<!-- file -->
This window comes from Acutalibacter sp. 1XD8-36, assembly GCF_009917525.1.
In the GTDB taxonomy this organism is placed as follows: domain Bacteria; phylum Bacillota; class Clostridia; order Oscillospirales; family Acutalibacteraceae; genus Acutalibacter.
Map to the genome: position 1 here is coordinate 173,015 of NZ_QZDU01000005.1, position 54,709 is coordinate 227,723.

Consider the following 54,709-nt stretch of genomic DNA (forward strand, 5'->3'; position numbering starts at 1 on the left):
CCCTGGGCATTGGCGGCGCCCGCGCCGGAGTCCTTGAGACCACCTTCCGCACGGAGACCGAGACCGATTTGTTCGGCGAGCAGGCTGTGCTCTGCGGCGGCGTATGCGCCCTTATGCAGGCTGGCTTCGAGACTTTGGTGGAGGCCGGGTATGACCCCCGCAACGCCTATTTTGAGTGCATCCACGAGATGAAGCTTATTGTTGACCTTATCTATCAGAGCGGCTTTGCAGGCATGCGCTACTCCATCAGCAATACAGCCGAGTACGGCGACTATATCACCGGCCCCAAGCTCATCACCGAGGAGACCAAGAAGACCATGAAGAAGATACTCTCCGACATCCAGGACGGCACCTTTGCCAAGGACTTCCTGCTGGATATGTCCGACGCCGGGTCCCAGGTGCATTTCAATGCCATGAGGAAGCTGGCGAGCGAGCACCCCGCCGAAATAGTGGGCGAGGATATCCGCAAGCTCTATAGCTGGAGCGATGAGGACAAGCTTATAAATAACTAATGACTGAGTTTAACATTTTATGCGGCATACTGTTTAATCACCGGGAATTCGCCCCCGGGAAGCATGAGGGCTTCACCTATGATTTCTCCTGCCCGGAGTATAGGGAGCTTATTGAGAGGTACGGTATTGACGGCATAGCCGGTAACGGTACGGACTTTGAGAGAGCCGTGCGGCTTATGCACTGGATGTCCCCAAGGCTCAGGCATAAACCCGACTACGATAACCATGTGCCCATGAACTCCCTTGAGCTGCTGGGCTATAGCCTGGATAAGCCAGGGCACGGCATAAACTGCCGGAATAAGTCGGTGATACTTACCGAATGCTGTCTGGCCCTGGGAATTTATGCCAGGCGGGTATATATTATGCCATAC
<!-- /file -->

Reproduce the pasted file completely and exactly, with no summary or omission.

This window comes from Acutalibacter sp. 1XD8-36, assembly GCF_009917525.1.
In the GTDB taxonomy this organism is placed as follows: domain Bacteria; phylum Bacillota; class Clostridia; order Oscillospirales; family Acutalibacteraceae; genus Acutalibacter.
Map to the genome: position 1 here is coordinate 173,015 of NZ_QZDU01000005.1, position 54,709 is coordinate 227,723.

Consider the following 54,709-nt stretch of genomic DNA (forward strand, 5'->3'; position numbering starts at 1 on the left):
CCCTGGGCATTGGCGGCGCCCGCGCCGGAGTCCTTGAGACCACCTTCCGCACGGAGACCGAGACCGATTTGTTCGGCGAGCAGGCTGTGCTCTGCGGCGGCGTATGCGCCCTTATGCAGGCTGGCTTCGAGACTTTGGTGGAGGCCGGGTATGACCCCCGCAACGCCTATTTTGAGTGCATCCACGAGATGAAGCTTATTGTTGACCTTATCTATCAGAGCGGCTTTGCAGGCATGCGCTACTCCATCAGCAATACAGCCGAGTACGGCGACTATATCACCGGCCCCAAGCTCATCACCGAGGAGACCAAGAAGACCATGAAGAAGATACTCTCCGACATCCAGGACGGCACCTTTGCCAAGGACTTCCTGCTGGATATGTCCGACGCCGGGTCCCAGGTGCATTTCAATGCCATGAGGAAGCTGGCGAGCGAGCACCCCGCCGAAATAGTGGGCGAGGATATCCGCAAGCTCTATAGCTGGAGCGATGAGGACAAGCTTATAAATAACTAATGACTGAGTTTAACATTTTATGCGGCATACTGTTTAATCACCGGGAATTCGCCCCCGGGAAGCATGAGGGCTTCACCTATGATTTCTCCTGCCCGGAGTATAGGGAGCTTATTGAGAGGTACGGTATTGACGGCATAGCCGGTAACGGTACGGACTTTGAGAGAGCCGTGCGGCTTATGCACTGGATGTCCCCAAGGCTCAGGCATAAACCCGACTACGATAACCATGTGCCCATGAACTCCCTTGAGCTGCTGGGCTATAGCCTGGATAAGCCAGGGCACGGCATAAACTGCCGGAATAAGTCGGTGATACTTACCGAATGCTGTCTGGCCCTGGGAATTTATGCCAGGCGGGTATATATTATGCCATAC